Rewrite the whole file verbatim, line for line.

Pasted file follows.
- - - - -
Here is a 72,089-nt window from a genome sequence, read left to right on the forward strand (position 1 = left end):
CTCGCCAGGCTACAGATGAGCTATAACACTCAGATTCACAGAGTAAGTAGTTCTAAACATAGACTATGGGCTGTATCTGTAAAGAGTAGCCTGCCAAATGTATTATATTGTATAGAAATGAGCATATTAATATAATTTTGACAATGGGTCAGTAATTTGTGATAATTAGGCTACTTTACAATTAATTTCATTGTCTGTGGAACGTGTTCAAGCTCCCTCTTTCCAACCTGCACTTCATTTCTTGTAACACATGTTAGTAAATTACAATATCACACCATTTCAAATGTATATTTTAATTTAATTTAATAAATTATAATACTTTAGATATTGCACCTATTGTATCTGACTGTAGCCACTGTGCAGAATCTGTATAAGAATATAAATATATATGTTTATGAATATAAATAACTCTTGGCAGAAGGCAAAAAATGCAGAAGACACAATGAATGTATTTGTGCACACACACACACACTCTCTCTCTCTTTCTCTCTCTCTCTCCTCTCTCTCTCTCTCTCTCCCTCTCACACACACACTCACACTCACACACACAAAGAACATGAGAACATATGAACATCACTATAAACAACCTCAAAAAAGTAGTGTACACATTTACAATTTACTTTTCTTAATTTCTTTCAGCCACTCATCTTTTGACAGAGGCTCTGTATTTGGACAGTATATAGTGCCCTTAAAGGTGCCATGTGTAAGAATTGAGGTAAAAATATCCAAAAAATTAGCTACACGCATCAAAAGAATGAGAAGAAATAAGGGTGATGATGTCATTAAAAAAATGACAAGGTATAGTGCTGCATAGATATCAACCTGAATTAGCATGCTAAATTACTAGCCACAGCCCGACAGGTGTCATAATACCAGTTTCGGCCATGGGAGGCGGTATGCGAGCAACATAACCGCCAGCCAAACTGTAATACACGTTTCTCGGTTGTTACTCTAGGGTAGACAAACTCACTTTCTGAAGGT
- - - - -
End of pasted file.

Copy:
Here is a 72,089-nt window from a genome sequence, read left to right on the forward strand (position 1 = left end):
CTCGCCAGGCTACAGATGAGCTATAACACTCAGATTCACAGAGTAAGTAGTTCTAAACATAGACTATGGGCTGTATCTGTAAAGAGTAGCCTGCCAAATGTATTATATTGTATAGAAATGAGCATATTAATATAATTTTGACAATGGGTCAGTAATTTGTGATAATTAGGCTACTTTACAATTAATTTCATTGTCTGTGGAACGTGTTCAAGCTCCCTCTTTCCAACCTGCACTTCATTTCTTGTAACACATGTTAGTAAATTACAATATCACACCATTTCAAATGTATATTTTAATTTAATTTAATAAATTATAATACTTTAGATATTGCACCTATTGTATCTGACTGTAGCCACTGTGCAGAATCTGTATAAGAATATAAATATATATGTTTATGAATATAAATAACTCTTGGCAGAAGGCAAAAAATGCAGAAGACACAATGAATGTATTTGTGCACACACACACACACTCTCTCTCTCTTTCTCTCTCTCTCTCCTCTCTCTCTCTCTCTCTCCCTCTCACACACACACTCACACTCACACACACAAAGAACATGAGAACATATGAACATCACTATAAACAACCTCAAAAAAGTAGTGTACACATTTACAATTTACTTTTCTTAATTTCTTTCAGCCACTCATCTTTTGACAGAGGCTCTGTATTTGGACAGTATATAGTGCCCTTAAAGGTGCCATGTGTAAGAATTGAGGTAAAAATATCCAAAAAATTAGCTACACGCATCAAAAGAATGAGAAGAAATAAGGGTGATGATGTCATTAAAAAAATGACAAGGTATAGTGCTGCATAGATATCAACCTGAATTAGCATGCTAAATTACTAGCCACAGCCCGACAGGTGTCATAATACCAGTTTCGGCCATGGGAGGCGGTATGCGAGCAACATAACCGCCAGCCAAACTGTAATACACGTTTCTCGGTTGTTACTCTAGGGTAGACAAACTCACTTTCTGAAGGT